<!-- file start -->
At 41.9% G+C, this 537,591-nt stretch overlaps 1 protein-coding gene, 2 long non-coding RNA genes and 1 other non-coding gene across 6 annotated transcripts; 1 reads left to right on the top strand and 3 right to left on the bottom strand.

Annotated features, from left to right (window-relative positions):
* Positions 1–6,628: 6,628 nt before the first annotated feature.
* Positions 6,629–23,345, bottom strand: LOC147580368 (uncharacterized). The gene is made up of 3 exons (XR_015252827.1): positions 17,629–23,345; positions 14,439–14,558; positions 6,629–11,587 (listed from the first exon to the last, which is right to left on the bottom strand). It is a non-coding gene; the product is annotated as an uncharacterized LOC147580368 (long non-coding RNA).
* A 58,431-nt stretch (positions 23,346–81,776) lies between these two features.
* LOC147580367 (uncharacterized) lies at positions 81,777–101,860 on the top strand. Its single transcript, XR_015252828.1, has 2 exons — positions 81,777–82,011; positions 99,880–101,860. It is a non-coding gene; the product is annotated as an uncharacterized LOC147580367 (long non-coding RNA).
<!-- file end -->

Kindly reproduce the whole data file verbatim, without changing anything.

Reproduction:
At 41.9% G+C, this 537,591-nt stretch overlaps 1 protein-coding gene, 2 long non-coding RNA genes and 1 other non-coding gene across 6 annotated transcripts; 1 reads left to right on the top strand and 3 right to left on the bottom strand.

Annotated features, from left to right (window-relative positions):
* Positions 1–6,628: 6,628 nt before the first annotated feature.
* Positions 6,629–23,345, bottom strand: LOC147580368 (uncharacterized). The gene is made up of 3 exons (XR_015252827.1): positions 17,629–23,345; positions 14,439–14,558; positions 6,629–11,587 (listed from the first exon to the last, which is right to left on the bottom strand). It is a non-coding gene; the product is annotated as an uncharacterized LOC147580368 (long non-coding RNA).
* A 58,431-nt stretch (positions 23,346–81,776) lies between these two features.
* LOC147580367 (uncharacterized) lies at positions 81,777–101,860 on the top strand. Its single transcript, XR_015252828.1, has 2 exons — positions 81,777–82,011; positions 99,880–101,860. It is a non-coding gene; the product is annotated as an uncharacterized LOC147580367 (long non-coding RNA).